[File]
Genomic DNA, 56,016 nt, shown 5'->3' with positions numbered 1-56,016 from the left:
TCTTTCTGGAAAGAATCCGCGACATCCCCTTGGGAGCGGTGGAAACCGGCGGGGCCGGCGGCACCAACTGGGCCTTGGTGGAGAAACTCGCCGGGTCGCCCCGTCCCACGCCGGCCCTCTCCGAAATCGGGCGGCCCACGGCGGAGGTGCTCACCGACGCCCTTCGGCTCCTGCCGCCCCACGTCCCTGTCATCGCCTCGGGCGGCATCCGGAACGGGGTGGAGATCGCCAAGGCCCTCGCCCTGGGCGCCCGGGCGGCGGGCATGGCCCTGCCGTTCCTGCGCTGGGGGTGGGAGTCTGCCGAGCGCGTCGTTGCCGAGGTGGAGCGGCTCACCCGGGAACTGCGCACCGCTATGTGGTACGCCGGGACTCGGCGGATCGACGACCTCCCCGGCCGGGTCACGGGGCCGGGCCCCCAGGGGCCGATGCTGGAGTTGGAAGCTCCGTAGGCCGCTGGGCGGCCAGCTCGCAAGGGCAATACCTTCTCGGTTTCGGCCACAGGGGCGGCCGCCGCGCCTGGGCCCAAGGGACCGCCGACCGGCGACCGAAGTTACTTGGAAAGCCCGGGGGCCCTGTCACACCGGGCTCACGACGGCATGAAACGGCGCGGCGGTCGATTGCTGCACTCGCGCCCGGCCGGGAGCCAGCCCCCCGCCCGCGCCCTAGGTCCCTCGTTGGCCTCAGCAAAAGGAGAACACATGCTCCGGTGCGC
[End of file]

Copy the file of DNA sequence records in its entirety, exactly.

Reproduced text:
Genomic DNA, 56,016 nt, shown 5'->3' with positions numbered 1-56,016 from the left:
TCTTTCTGGAAAGAATCCGCGACATCCCCTTGGGAGCGGTGGAAACCGGCGGGGCCGGCGGCACCAACTGGGCCTTGGTGGAGAAACTCGCCGGGTCGCCCCGTCCCACGCCGGCCCTCTCCGAAATCGGGCGGCCCACGGCGGAGGTGCTCACCGACGCCCTTCGGCTCCTGCCGCCCCACGTCCCTGTCATCGCCTCGGGCGGCATCCGGAACGGGGTGGAGATCGCCAAGGCCCTCGCCCTGGGCGCCCGGGCGGCGGGCATGGCCCTGCCGTTCCTGCGCTGGGGGTGGGAGTCTGCCGAGCGCGTCGTTGCCGAGGTGGAGCGGCTCACCCGGGAACTGCGCACCGCTATGTGGTACGCCGGGACTCGGCGGATCGACGACCTCCCCGGCCGGGTCACGGGGCCGGGCCCCCAGGGGCCGATGCTGGAGTTGGAAGCTCCGTAGGCCGCTGGGCGGCCAGCTCGCAAGGGCAATACCTTCTCGGTTTCGGCCACAGGGGCGGCCGCCGCGCCTGGGCCCAAGGGACCGCCGACCGGCGACCGAAGTTACTTGGAAAGCCCGGGGGCCCTGTCACACCGGGCTCACGACGGCATGAAACGGCGCGGCGGTCGATTGCTGCACTCGCGCCCGGCCGGGAGCCAGCCCCCCGCCCGCGCCCTAGGTCCCTCGTTGGCCTCAGCAAAAGGAGAACACATGCTCCGGTGCGC